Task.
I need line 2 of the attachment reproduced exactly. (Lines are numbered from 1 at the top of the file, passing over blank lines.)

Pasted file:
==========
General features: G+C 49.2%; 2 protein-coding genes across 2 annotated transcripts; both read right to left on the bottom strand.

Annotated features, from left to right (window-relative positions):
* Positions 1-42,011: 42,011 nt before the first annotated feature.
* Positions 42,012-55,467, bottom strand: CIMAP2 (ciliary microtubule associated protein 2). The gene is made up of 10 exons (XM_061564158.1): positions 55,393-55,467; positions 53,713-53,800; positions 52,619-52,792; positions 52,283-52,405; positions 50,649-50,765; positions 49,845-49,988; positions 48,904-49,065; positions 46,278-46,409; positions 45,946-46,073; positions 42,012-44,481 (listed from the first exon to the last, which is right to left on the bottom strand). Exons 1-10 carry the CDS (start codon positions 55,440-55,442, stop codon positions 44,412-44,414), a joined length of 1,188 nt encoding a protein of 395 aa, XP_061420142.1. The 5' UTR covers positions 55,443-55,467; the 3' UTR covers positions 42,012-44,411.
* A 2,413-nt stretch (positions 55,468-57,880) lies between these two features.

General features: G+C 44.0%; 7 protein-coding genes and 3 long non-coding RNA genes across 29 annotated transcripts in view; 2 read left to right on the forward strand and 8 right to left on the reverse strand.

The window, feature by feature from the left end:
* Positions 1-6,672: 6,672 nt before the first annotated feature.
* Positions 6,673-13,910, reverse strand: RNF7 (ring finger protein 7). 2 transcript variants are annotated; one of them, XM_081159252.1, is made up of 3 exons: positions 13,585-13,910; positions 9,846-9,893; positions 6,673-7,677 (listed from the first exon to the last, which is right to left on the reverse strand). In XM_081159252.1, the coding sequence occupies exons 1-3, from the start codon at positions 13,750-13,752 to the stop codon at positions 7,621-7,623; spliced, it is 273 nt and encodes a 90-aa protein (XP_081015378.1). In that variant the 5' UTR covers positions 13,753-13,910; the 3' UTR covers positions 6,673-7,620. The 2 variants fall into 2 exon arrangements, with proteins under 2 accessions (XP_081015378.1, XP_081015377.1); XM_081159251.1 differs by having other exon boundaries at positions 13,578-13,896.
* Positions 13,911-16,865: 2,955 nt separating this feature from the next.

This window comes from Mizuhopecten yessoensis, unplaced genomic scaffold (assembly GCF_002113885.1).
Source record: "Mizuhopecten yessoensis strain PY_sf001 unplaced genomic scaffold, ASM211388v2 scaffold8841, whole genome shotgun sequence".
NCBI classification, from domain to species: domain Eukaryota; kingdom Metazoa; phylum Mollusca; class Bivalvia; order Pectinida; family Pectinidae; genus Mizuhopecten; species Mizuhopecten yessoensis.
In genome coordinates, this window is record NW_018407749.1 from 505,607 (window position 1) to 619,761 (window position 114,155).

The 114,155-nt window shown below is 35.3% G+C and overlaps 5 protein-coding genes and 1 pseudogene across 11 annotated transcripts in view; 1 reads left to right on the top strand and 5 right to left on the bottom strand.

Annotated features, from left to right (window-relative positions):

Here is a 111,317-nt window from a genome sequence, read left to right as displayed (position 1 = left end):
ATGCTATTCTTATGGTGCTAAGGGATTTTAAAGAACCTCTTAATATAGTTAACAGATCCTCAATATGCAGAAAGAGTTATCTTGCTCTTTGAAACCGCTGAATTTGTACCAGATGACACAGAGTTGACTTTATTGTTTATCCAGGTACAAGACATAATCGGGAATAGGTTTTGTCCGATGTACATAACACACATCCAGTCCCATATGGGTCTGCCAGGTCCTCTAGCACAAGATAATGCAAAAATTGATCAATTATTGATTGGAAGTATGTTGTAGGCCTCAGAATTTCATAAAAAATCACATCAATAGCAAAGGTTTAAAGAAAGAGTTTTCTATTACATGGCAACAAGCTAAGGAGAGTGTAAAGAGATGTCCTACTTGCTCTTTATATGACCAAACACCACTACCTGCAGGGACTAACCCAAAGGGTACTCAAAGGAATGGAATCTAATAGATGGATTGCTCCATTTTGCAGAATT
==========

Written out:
Annotated features, from left to right (window-relative positions):